The purpose of this study was to investigate the potential contribution of genetic variants in the estrogen receptor beta gene to the aetiology of Parkinson's disease (PD). Several lines of evidence from human and animal studies suggest a protective role for estrogen in PD. Recently the estrogen receptor beta subtype was reported to be an important mediator of estrogen actions in the nigrostriatal dopamine system. Two single nucleotide polymorphisms at position 1730 and 1082 in the ER beta gene were genotyped, using pyrosequencing, in 260 patients with PD and 308 controls recruited from the Swedish population. Neither of the two estrogen receptor beta polymorphisms was associated with an increased risk for PD. However, the G allele of the A1730G polymorphism was more frequent in patients with an early age of onset than in patients with a late age of onset of PD (P = 0.006). Patients carrying the GG genotype had an odds ratio of 2.2 for having an early onset of PD compared to non-carriers. In conclusion, our results indicate that genetic variation in the estrogen receptor beta gene may influence the age of onset of PD.
PubMed ID
15219649 View in PubMed
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[A study among teenagers in Falkenberg: frightening abuse of anabolic steroids].

https://arctichealth.org/en/permalink/ahliterature217542
Source
Lakartidningen. 1994 Aug 10;91(32-33):2877-8
Publication Type
Article
Date
Aug-10-1994
Author
S. Nilsson
Author Affiliation
Tångaskolan, distriktsläkare, vårdcentralen Centrum I, Falkenberg.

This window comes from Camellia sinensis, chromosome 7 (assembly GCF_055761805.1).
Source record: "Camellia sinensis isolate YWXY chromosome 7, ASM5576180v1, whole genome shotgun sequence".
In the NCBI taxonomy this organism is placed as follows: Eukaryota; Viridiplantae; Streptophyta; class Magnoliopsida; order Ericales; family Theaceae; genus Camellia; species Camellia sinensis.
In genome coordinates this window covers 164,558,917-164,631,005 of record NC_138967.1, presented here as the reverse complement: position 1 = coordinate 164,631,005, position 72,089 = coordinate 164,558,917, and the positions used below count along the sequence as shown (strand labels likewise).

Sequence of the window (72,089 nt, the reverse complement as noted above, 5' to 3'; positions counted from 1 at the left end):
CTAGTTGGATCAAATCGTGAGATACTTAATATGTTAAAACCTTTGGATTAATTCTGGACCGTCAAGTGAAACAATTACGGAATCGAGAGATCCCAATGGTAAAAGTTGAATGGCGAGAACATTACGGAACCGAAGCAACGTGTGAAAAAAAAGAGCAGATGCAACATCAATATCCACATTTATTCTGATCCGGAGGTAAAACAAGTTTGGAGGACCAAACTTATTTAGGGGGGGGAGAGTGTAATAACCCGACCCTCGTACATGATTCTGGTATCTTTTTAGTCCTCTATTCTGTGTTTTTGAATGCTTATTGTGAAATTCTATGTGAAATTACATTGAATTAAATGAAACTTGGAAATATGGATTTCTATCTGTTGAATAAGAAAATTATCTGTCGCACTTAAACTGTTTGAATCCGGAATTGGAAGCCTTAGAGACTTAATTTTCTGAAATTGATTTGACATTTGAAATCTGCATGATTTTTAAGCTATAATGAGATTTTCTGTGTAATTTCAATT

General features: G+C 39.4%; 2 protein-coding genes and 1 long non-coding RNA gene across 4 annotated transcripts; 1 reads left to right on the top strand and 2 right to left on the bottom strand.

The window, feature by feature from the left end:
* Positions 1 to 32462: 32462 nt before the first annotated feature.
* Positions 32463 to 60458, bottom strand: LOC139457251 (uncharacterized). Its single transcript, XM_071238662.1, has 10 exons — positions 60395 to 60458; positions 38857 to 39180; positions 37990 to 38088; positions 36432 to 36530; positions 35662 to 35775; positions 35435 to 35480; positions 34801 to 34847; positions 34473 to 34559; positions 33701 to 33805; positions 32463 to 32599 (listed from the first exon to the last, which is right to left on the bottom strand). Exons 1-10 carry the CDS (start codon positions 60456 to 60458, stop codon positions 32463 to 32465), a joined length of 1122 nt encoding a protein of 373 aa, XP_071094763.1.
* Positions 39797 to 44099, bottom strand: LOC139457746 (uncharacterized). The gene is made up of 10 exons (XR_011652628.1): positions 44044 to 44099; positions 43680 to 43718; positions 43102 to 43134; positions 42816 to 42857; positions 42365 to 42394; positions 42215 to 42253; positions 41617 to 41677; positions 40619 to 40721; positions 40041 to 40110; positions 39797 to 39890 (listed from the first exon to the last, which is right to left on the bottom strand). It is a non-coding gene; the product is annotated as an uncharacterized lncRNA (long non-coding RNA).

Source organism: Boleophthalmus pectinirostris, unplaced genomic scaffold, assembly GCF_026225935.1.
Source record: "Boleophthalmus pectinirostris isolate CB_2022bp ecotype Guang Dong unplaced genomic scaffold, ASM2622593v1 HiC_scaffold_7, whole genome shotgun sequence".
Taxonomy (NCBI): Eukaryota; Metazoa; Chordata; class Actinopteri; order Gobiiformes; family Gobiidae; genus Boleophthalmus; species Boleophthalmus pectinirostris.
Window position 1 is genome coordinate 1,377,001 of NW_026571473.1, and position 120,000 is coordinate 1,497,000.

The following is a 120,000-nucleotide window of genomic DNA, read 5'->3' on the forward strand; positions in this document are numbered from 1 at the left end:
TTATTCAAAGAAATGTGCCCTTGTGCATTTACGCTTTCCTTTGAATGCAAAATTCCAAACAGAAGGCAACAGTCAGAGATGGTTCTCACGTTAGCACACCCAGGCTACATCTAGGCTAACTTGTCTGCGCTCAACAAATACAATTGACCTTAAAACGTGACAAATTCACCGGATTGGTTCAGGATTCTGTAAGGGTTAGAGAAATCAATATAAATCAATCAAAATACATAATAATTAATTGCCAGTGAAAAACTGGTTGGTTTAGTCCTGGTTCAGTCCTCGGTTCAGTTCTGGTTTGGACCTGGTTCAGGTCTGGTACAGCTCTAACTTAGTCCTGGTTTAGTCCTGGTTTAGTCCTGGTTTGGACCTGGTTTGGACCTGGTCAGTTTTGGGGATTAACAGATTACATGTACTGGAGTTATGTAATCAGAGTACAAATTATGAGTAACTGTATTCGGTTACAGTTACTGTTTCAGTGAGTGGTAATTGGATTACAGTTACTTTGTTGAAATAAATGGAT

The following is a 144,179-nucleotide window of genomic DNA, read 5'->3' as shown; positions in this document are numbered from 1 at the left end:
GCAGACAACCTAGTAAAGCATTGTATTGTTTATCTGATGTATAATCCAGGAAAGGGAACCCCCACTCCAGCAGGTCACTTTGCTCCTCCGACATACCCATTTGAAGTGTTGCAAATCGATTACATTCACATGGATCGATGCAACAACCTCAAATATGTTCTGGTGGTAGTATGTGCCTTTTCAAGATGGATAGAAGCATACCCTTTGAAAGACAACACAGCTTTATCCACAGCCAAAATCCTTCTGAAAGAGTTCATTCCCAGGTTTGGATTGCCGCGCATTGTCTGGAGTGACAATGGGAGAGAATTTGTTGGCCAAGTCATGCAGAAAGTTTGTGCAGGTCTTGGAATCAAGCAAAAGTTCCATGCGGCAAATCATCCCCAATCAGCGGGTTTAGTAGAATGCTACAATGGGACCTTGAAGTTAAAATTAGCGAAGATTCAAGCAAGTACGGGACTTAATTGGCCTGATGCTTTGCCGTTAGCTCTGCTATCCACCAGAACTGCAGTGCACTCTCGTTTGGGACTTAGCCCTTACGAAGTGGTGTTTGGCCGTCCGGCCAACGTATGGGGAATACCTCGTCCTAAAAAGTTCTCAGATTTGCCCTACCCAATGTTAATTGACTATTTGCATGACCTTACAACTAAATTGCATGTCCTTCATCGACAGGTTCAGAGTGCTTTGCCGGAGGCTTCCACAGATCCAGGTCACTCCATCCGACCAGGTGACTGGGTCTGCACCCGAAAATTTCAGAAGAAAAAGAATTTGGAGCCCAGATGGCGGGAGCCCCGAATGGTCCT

Source
Lakartidningen. 1994 Aug 10;91(32-33):2877-8
Date
Aug-10-1994
Language
Swedish
Publication Type
Article
Keywords
Adolescent
Anabolic Agents - administration & dosage - adverse effects
Beauty Culture
Body Image
Female
Humans
Male
Personality Disorders - chemically induced - epidemiology
Questionnaires
Risk factors
Substance-Related Disorders - epidemiology
Sweden - epidemiology
Notes
Comment In: Lakartidningen. 1994 Sep 14;91(37):32447934325
PubMed ID
7983929 View in PubMed
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Autopsy findings in 27 children with haemophagocytic lymphohistiocytosis.

https://arctichealth.org/en/permalink/ahliterature33888
Source
Histopathology. 1998 Apr;32(4):310-6
Publication Type
Article
Date
Apr-1998
Author
A. Ost
S. Nilsson-Ardnor
J I Henter
Author Affiliation
Department of Pathology and Cytology, Karolinska Hospital, Karolinska Institute, Stockholm, Sweden.
Source
Histopathology. 1998 Apr;32(4):310-6
Date
Apr-1998
Language
English
Publication Type
Article
Keywords
Autopsy
Bone Marrow - pathology
Child
Child, Preschool
Female